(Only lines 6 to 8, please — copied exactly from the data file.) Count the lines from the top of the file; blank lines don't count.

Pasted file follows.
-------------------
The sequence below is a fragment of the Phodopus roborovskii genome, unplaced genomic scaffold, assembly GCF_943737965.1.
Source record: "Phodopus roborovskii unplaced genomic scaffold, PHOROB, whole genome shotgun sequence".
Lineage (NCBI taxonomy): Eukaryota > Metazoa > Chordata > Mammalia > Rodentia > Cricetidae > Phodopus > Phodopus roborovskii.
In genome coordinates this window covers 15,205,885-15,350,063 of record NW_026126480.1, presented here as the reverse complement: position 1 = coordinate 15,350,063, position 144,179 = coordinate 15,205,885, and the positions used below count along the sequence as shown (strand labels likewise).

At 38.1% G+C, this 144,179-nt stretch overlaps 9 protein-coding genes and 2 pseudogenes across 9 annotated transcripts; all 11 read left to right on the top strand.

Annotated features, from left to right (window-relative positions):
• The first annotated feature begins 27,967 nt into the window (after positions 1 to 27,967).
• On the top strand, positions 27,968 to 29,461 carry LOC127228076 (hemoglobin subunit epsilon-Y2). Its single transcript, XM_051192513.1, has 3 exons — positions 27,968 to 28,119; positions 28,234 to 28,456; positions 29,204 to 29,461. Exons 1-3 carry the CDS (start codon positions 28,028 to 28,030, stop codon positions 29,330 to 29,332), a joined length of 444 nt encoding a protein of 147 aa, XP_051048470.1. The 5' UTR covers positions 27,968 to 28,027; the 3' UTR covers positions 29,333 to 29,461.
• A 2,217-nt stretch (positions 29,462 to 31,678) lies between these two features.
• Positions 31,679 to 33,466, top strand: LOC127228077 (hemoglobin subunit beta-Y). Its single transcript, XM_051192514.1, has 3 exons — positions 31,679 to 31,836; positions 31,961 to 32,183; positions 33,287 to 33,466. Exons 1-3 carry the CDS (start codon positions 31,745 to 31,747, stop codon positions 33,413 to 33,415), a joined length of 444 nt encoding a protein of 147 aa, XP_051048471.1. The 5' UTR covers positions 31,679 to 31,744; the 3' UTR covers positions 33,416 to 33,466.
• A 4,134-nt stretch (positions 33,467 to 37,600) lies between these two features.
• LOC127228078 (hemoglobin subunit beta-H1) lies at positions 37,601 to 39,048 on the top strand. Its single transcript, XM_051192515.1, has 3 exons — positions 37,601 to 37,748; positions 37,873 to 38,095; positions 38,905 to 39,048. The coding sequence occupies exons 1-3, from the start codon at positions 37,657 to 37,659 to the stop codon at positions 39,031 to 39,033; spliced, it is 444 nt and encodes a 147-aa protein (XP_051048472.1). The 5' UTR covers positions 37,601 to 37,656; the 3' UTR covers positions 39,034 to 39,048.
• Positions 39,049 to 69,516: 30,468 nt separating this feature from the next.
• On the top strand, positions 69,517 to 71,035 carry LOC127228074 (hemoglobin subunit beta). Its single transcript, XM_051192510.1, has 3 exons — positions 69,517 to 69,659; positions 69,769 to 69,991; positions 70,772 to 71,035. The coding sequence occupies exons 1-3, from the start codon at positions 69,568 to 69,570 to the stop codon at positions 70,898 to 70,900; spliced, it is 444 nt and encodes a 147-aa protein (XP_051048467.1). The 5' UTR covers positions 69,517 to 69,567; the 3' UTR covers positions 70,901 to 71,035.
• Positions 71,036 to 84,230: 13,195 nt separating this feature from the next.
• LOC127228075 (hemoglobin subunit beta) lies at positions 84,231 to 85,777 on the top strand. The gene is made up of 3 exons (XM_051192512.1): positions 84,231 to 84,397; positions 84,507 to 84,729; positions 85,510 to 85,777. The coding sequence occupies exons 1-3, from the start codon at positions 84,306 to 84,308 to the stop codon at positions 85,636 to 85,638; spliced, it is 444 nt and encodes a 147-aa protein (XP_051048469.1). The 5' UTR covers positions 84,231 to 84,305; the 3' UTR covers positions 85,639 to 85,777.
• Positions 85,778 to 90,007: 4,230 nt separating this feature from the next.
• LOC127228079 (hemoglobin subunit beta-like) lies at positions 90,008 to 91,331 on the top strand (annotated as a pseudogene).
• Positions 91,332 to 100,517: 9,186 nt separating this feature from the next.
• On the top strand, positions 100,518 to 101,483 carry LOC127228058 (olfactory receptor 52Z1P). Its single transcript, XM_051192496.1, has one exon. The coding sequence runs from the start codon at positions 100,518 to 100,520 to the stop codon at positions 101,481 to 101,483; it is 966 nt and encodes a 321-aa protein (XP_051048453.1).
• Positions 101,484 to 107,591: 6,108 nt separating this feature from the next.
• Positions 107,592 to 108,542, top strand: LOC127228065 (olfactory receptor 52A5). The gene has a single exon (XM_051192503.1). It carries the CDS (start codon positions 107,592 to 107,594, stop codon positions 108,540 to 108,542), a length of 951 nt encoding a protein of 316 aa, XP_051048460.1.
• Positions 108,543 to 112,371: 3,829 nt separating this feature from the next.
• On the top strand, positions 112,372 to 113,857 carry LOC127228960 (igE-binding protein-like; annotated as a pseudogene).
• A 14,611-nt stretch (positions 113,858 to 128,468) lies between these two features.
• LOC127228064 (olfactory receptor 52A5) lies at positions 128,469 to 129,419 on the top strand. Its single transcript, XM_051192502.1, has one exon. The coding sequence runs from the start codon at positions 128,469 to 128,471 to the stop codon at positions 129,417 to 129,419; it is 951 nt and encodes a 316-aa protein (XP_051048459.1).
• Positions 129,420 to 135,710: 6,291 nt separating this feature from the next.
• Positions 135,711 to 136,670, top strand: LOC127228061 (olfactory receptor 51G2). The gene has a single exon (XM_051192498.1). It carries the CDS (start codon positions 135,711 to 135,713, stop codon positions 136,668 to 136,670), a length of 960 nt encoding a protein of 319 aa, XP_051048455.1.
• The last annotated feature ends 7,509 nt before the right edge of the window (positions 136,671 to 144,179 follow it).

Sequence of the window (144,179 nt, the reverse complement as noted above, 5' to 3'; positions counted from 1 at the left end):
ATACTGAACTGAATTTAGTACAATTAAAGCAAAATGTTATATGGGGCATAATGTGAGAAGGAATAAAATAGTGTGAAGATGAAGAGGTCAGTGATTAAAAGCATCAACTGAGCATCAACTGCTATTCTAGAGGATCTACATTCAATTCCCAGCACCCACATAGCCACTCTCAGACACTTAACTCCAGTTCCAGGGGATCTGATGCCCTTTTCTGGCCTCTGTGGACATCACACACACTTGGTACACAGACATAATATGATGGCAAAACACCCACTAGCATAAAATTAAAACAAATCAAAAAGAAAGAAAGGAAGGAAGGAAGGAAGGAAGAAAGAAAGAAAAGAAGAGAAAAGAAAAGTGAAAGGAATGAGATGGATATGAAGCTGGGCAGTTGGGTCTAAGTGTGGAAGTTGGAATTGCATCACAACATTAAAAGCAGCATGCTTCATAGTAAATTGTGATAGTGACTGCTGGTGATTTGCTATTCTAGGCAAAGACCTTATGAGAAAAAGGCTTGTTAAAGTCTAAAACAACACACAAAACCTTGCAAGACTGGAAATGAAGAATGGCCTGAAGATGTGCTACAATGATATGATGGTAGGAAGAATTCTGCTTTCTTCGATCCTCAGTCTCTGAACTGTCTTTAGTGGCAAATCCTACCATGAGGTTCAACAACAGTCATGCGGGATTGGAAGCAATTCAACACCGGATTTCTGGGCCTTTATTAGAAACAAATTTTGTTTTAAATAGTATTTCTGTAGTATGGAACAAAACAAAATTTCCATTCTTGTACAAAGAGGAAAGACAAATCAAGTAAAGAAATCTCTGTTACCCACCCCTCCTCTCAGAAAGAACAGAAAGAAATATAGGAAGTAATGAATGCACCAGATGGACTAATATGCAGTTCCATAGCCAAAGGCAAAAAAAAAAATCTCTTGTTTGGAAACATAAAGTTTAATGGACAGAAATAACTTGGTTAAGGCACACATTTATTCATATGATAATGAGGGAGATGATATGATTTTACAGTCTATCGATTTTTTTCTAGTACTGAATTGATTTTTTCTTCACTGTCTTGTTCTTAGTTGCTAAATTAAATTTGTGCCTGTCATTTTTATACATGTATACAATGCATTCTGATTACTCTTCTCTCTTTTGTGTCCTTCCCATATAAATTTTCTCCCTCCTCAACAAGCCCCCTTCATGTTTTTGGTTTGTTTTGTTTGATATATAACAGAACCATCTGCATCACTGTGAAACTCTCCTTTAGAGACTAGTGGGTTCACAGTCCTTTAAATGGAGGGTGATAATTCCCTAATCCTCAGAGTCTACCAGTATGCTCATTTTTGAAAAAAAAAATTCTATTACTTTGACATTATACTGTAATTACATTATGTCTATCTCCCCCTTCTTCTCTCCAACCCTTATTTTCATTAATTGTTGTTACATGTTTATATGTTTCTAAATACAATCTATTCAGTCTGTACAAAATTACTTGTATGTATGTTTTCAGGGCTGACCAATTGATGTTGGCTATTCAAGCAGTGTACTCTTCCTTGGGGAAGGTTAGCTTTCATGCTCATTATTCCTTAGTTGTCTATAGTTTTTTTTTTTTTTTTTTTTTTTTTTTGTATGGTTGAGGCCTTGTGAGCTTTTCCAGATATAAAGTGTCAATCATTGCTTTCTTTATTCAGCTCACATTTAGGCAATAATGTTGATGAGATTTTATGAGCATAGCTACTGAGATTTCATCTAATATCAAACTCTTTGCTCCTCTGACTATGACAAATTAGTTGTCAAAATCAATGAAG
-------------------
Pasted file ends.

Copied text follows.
Annotated features, from left to right (window-relative positions):
• The first annotated feature begins 27,967 nt into the window (after positions 1 to 27,967).
• On the top strand, positions 27,968 to 29,461 carry LOC127228076 (hemoglobin subunit epsilon-Y2). Its single transcript, XM_051192513.1, has 3 exons — positions 27,968 to 28,119; positions 28,234 to 28,456; positions 29,204 to 29,461. Exons 1-3 carry the CDS (start codon positions 28,028 to 28,030, stop codon positions 29,330 to 29,332), a joined length of 444 nt encoding a protein of 147 aa, XP_051048470.1. The 5' UTR covers positions 27,968 to 28,027; the 3' UTR covers positions 29,333 to 29,461.